26. Alberti extended Ptolemy’s method to pictures • Alberti: the veil affords the greatest assistance in executing your pictures, • since you can see any object that is round and in relief, represented on the flat surface of the veil.

    27. Giotto

    28. Ideal City (Grid)

    29. School of Athens

    30. Alberti’s Ontology of Painting • 1. The grid of the reticolato and the grid of the objective reality beyond are linked together by a projective relation • 2. The grid effects a selection, from the totality of surfaces in objective reality, of those parts which will be foregrounded in the painting

    31. the result of this selection is perfectly objective • compare what happens on the stage in the theater • selection does not imply distortion

    32. Degen’s Law • If a well-formed diagram is transparent to reality, then so are all its well-formed parts From:

    33. we can validly infer:

    34. Mereological fallacies • Inferring that a part is the whole • Concluding, given a true representation, that truth implies completeness

    35. Algebra • Algebraic ontologists are correct: the world contains processes; • they err only when they add: and nothing else • Field ontologists are correct: the world contains fields; • they err only when they add: and nothing else

    36. Selection implies distortion • only if the mistake is made of assuming that the selected part is identical with the whole

    37. The world contains fields • Evidence: this assumption supports successful predictions •  The world contains only fields and nothing else • This conclusion rests on a mereological fallacy (and also on a mistaken understanding of the role of granularity)

    38. How to Tell the Truth with Maps • There are maps of different scales • There are transparent grids of different granularities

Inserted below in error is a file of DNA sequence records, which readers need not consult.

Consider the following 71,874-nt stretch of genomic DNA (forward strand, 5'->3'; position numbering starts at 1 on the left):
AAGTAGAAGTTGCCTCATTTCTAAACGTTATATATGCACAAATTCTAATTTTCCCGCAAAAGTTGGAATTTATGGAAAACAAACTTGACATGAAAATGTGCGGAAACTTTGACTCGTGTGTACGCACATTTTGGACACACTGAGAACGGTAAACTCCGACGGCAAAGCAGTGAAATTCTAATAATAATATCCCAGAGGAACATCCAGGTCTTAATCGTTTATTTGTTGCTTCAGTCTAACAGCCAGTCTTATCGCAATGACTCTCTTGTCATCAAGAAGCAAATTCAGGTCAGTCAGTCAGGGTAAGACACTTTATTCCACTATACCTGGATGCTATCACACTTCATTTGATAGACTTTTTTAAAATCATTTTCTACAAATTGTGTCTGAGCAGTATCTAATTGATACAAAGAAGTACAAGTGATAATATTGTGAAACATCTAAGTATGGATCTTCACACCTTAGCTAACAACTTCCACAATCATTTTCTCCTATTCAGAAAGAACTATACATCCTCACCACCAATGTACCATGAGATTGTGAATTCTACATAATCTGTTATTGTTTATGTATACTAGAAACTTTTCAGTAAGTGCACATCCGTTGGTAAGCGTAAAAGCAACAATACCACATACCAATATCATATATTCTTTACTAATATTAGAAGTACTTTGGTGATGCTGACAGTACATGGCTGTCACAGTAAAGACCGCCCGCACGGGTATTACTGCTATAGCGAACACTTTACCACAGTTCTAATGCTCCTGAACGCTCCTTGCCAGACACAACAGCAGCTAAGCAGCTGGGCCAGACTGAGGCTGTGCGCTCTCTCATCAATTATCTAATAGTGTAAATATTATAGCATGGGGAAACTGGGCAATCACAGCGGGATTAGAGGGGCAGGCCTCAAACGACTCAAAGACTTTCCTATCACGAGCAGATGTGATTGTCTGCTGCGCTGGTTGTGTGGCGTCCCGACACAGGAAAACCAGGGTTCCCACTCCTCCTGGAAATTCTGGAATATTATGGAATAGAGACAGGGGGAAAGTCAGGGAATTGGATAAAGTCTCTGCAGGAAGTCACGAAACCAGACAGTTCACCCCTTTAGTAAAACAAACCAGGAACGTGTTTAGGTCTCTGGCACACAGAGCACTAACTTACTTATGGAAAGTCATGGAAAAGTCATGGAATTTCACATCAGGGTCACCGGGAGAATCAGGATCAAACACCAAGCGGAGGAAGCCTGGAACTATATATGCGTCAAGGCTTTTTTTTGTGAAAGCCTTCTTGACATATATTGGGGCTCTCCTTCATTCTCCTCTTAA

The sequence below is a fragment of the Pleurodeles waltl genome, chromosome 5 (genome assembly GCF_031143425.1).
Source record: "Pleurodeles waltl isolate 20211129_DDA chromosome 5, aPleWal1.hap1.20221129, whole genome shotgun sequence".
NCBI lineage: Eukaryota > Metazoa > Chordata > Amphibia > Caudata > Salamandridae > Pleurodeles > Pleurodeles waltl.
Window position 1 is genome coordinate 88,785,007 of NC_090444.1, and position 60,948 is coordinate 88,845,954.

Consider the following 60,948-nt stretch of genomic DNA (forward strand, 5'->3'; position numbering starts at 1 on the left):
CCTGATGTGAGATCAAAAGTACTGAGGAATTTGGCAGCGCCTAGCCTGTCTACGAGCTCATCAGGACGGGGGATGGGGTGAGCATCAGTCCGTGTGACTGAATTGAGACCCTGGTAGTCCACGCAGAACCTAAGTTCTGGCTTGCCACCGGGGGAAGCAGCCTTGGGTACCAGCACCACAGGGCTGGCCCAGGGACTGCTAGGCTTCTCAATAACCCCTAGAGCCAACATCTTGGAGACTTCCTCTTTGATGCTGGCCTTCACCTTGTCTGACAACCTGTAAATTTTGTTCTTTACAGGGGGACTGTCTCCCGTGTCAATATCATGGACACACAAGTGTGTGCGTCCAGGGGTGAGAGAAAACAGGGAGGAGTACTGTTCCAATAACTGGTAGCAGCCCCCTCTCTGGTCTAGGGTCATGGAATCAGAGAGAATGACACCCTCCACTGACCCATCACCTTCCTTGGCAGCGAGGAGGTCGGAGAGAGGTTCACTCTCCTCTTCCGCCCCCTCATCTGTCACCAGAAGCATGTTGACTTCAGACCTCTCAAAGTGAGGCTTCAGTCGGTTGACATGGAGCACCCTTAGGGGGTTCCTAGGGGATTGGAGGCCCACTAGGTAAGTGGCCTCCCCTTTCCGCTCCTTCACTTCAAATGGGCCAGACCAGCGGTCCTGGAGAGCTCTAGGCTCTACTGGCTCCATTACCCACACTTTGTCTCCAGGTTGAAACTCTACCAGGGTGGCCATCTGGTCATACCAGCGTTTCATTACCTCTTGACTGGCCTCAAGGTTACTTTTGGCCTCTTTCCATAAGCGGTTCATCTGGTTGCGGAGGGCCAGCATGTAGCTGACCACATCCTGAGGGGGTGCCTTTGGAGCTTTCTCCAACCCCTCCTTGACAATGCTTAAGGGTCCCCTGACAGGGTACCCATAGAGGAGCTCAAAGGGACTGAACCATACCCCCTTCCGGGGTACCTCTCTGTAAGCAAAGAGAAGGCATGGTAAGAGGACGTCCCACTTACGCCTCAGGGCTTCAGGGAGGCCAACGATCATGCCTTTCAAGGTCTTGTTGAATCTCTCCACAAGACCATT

39. How to Tell the Truth with Maps • Alberti’s reticolato casts its transparent net over the array of planes out there in objective reality in such a way as to cast into relief a visual scene. • A good map casts its transparent net over reality in such a way as to cast into relief a certain portion of the surface of the earth

    40. Some nets are regular

    41. Some nets are irregular

    42. Some nets are many-sorted

    43. … containing labeled and non-labeledcells formed by: • linear and non-linear icons • icons representing spatial regions

    44. Most maps contain two grids of cells • projecting simultaneously onto the same underlying reality

    45. The analogy between maps and pictures • has nothing to do with perspective • but rather with the highly general concept of a transparent grid and with an associated highly general notion of projection • But how are we to understand this notion of projection?

    46. Optical Projection

    47. Cartographic Projection

    48. Projection is involved wherever there is intentionality

    49. intentionality = the directedness towards objects of a mental act

    50. The theory of transparent grids can help us to understand how intentional directedness works selection, foregrounding, labeling, classification